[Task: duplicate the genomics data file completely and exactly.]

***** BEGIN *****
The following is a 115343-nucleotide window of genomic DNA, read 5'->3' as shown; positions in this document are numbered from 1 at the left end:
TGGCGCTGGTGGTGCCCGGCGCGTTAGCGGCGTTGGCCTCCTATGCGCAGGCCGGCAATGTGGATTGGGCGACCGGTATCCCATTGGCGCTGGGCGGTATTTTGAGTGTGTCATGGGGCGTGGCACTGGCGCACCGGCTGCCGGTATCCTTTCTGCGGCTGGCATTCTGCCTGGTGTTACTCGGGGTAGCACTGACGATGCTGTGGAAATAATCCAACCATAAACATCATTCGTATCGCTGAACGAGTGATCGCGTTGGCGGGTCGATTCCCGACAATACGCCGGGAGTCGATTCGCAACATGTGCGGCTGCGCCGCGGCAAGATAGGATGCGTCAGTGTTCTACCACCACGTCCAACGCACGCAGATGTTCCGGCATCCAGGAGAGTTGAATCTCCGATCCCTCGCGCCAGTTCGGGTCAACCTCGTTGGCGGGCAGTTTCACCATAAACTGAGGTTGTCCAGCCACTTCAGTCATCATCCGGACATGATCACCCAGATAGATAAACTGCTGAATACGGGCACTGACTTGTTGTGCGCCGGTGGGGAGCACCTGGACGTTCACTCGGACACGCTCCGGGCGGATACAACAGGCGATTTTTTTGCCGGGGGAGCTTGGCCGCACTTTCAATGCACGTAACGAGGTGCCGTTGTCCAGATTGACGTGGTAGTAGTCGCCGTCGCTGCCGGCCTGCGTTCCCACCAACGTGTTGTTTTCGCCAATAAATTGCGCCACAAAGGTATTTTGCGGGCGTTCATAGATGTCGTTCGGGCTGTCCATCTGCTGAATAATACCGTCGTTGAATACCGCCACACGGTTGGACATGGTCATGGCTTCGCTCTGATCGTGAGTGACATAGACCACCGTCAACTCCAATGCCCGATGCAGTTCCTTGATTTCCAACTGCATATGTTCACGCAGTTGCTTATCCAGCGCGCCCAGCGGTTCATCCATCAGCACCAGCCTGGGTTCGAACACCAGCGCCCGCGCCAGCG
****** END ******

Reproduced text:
The following is a 115343-nucleotide window of genomic DNA, read 5'->3' as shown; positions in this document are numbered from 1 at the left end:
TGGCGCTGGTGGTGCCCGGCGCGTTAGCGGCGTTGGCCTCCTATGCGCAGGCCGGCAATGTGGATTGGGCGACCGGTATCCCATTGGCGCTGGGCGGTATTTTGAGTGTGTCATGGGGCGTGGCACTGGCGCACCGGCTGCCGGTATCCTTTCTGCGGCTGGCATTCTGCCTGGTGTTACTCGGGGTAGCACTGACGATGCTGTGGAAATAATCCAACCATAAACATCATTCGTATCGCTGAACGAGTGATCGCGTTGGCGGGTCGATTCCCGACAATACGCCGGGAGTCGATTCGCAACATGTGCGGCTGCGCCGCGGCAAGATAGGATGCGTCAGTGTTCTACCACCACGTCCAACGCACGCAGATGTTCCGGCATCCAGGAGAGTTGAATCTCCGATCCCTCGCGCCAGTTCGGGTCAACCTCGTTGGCGGGCAGTTTCACCATAAACTGAGGTTGTCCAGCCACTTCAGTCATCATCCGGACATGATCACCCAGATAGATAAACTGCTGAATACGGGCACTGACTTGTTGTGCGCCGGTGGGGAGCACCTGGACGTTCACTCGGACACGCTCCGGGCGGATACAACAGGCGATTTTTTTGCCGGGGGAGCTTGGCCGCACTTTCAATGCACGTAACGAGGTGCCGTTGTCCAGATTGACGTGGTAGTAGTCGCCGTCGCTGCCGGCCTGCGTTCCCACCAACGTGTTGTTTTCGCCAATAAATTGCGCCACAAAGGTATTTTGCGGGCGTTCATAGATGTCGTTCGGGCTGTCCATCTGCTGAATAATACCGTCGTTGAATACCGCCACACGGTTGGACATGGTCATGGCTTCGCTCTGATCGTGAGTGACATAGACCACCGTCAACTCCAATGCCCGATGCAGTTCCTTGATTTCCAACTGCATATGTTCACGCAGTTGCTTATCCAGCGCGCCCAGCGGTTCATCCATCAGCACCAGCCTGGGTTCGAACACCAGCGCCCGCGCCAGCG